Karpeles then responded to the recent statements Pierce had made detailing that he doesn’t want to see any surplus money given to Karpeles from the civil rehabilitation proceeds. He said Pierce was very nice to him at first and wanted to revive Mt. Gox from the ashes and even told Karpeles he could take care of the Coinlab claim. However, a few weeks later Karpeles read an article which described Pierce painting Karpeles as the bad guy. Immediately it became clear to Karpeles that Pierce was making unfactual claims about owning his share of Mt. Gox. He said “he had to respond on Twitter” to tell the public that it was not true and the Sunlot deal between Mt. Gox never moved past the LOI stage. A second letter was sent to Pierce rescinding the first LOI and Karpeles cited that the Tokyo court did not approve the deal. This would make the agreement null and void and completely nonbinding. Karpeles further remarked that he didn’t see how Pierce would make the Gox Rising deal work other than using an initial coin offering (ICO).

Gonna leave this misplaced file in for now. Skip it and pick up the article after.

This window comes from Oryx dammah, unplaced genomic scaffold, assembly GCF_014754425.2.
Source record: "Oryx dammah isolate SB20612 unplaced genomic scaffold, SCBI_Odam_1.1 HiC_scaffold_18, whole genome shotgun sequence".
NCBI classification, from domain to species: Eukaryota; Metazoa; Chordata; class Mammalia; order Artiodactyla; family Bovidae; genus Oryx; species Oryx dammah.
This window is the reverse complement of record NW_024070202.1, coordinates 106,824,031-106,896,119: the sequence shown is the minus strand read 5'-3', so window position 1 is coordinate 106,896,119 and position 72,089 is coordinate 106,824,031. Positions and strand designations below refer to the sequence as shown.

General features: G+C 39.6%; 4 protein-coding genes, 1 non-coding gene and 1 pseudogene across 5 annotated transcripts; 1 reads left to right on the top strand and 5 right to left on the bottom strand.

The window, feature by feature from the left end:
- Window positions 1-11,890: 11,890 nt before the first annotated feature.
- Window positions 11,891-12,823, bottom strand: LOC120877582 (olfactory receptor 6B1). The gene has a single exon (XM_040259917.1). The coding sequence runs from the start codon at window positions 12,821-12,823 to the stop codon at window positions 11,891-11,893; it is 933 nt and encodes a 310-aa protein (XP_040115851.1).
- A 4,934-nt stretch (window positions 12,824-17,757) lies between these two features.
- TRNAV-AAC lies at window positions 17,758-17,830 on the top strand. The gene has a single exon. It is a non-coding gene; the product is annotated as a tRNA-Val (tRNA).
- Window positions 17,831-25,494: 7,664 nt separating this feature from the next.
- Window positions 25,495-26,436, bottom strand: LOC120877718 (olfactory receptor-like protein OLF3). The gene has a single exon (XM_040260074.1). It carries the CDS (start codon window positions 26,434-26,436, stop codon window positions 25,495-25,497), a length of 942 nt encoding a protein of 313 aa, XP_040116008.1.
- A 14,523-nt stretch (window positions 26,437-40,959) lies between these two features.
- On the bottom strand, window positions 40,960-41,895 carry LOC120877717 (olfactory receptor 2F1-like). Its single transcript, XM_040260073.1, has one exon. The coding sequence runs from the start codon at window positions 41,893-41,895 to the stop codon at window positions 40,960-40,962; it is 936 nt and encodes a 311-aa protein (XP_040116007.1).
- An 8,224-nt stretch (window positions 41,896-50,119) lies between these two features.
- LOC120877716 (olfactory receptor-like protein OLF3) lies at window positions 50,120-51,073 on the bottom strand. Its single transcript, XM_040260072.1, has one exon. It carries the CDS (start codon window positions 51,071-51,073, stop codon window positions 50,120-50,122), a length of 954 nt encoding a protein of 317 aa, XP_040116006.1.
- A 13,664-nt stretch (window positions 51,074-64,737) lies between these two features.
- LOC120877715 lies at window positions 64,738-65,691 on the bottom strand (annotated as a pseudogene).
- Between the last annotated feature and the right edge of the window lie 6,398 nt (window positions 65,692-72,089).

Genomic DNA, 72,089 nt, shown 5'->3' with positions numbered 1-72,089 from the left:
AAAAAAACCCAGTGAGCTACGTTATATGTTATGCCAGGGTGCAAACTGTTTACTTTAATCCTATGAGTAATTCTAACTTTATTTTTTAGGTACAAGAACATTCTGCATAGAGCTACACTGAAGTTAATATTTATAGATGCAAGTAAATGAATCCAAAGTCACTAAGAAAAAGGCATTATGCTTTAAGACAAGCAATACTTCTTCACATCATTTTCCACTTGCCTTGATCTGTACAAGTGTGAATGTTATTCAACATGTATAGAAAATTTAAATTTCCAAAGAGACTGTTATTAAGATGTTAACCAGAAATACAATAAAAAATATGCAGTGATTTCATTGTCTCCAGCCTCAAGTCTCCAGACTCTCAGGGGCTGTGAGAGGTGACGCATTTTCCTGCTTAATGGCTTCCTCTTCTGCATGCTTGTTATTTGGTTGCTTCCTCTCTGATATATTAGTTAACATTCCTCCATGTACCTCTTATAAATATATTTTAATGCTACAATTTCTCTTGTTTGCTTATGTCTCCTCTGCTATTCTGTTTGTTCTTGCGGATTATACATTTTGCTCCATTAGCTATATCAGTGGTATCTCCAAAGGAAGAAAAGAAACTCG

Brock Pierce Disagrees With Karpeles’ Analysis
Pierce appeared a few days earlier on the Keiser Report on Feb. 16 with host Max Keiser and explained he didn’t like Karpeles. “The only reason Mark Karpeles should care about who owns Mt. Gox is because he cares who potentially is the beneficiary of that potential surplus,” Pierce explained. Pierce believes Karpeles looks to gain $700 million from the bankruptcy and told his Twitter followers that the former Mt. Gox CEO appears “to be the man behind the curtain controlling the bankruptcy process.” “Pretending to be a saint all the while hoping the Tibanne trustee will score you a big payout,” Pierce told Karpeles on social media.
What do you think about Mark Karpeles’ statements about Coinlab and Brock Pierce? Let us know what you think about this subject in the comments section below.
Image credits: Shutterstock, Scribd, What Bitcoin Did episode 78, Youtube, Goxxdoxx, and Pixabay.